Google ultimately may try supplying its software and maps to the mainstream auto industry, but car-sharing could offer the company and its technology a more direct route to the marketplace.
“All along, we’ve all been speculating about Google,” said consultant Richard Bishop, who led the U.S. Department of Transportation’s vehicle automation program in the 1990s. “We’ve known they’re building very capable technology, but the question has been: What are they going to do with it? Here’s a concrete use case — the autonomous taxi — that has significant potential, whether Google is the one who does it or not.”
To prepare its autonomous cars to handle all sorts of urban driving scenarios, Google has commissioned a fleet of about 100 custom-built prototypes, which Urmson said will appear on California’s public roads by year end.
Though current testing regulations require that a driver sit behind the wheel, Google’s vision — as depicted in its publicity materials — is for the cars eventually to have no steering wheel or pedals.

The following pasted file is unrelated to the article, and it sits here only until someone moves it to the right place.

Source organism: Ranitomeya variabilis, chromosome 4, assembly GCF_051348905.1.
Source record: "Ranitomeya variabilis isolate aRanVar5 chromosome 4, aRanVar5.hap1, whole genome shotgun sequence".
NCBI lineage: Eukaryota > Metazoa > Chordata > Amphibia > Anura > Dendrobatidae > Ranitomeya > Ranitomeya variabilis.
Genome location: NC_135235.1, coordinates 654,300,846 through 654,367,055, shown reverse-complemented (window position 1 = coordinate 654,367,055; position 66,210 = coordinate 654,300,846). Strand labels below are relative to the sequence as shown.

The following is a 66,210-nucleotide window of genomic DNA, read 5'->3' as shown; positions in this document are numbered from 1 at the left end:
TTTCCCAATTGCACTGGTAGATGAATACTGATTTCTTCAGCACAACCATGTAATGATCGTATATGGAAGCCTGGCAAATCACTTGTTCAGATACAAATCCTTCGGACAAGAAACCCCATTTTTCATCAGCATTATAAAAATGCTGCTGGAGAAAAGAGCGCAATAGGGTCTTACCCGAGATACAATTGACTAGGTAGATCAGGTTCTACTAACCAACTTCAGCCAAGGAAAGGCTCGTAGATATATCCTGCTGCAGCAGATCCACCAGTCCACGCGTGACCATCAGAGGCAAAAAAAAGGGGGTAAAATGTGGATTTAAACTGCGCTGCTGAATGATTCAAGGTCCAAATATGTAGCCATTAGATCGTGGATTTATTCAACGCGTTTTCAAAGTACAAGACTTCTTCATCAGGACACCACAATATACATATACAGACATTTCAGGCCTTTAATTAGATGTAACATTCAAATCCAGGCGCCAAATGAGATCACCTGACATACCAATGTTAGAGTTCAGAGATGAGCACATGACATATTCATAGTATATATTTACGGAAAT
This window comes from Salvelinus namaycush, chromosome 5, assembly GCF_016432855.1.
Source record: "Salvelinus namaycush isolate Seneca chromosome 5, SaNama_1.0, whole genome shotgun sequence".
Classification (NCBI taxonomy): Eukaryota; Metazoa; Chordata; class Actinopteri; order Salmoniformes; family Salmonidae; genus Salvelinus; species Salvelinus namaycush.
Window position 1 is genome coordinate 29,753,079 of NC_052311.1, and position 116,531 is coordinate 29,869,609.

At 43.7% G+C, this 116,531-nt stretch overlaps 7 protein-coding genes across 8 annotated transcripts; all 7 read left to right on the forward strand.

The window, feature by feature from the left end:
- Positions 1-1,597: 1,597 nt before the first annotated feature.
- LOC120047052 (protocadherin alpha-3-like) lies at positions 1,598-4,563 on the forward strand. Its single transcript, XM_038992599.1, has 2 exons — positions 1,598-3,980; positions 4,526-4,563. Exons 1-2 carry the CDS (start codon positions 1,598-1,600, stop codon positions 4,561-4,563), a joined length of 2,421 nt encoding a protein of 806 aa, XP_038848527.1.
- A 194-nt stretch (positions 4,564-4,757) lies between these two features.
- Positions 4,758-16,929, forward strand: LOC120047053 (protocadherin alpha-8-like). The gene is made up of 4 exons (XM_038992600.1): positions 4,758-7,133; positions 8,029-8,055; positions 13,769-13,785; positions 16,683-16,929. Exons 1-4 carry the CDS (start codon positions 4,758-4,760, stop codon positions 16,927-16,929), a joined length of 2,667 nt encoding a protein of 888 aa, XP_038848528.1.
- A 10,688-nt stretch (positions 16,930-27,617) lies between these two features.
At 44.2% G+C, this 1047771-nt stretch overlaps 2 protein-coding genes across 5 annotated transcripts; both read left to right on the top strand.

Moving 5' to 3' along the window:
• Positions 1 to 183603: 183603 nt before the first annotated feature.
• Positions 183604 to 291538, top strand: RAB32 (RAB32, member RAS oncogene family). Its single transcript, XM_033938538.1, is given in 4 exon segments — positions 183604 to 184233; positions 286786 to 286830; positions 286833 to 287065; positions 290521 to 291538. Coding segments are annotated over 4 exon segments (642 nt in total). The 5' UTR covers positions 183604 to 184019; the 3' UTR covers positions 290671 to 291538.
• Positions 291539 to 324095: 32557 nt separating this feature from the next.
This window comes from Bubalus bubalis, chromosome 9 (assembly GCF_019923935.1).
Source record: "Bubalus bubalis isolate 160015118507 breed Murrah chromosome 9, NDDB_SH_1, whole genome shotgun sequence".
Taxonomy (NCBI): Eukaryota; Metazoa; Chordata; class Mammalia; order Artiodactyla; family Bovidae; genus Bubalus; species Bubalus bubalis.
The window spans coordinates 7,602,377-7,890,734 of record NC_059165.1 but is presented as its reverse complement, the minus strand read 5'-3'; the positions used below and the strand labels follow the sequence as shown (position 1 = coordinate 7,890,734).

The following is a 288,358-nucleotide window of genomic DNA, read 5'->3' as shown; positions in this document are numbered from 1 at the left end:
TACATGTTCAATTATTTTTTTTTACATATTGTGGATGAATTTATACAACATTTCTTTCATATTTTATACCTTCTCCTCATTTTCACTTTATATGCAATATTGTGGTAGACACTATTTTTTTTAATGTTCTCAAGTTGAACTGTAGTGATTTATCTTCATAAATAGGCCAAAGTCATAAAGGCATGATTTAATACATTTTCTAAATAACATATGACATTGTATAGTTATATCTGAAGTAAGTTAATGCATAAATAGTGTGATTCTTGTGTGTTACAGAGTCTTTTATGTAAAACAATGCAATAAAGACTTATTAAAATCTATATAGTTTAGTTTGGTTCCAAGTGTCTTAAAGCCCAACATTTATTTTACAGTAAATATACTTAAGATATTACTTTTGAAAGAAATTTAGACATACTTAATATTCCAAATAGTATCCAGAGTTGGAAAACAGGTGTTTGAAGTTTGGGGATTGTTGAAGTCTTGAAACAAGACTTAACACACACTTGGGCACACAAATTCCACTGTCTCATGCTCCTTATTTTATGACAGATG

Automakers such as Daimler AG and Volvo also are aggressively pursuing autonomous vehicles to make cars safer, improve mobility for blind and elderly people and make traffic jams and commutes less tiresome. However, none of those automakers envisions eliminating the role of the driver altogether.
Google does. It says it isn’t confident enough about the handoff of controls to maintain a role for the driver in a self-driving car. Human factors research suggests that once people gave up control of a vehicle, they would be too trusting, Urmson said, and wouldn’t be prepared to retake the controls quickly when they were needed. Rather than taking a shot at “debugging the human,” Google decided to go for a fully autonomous car, makes sense.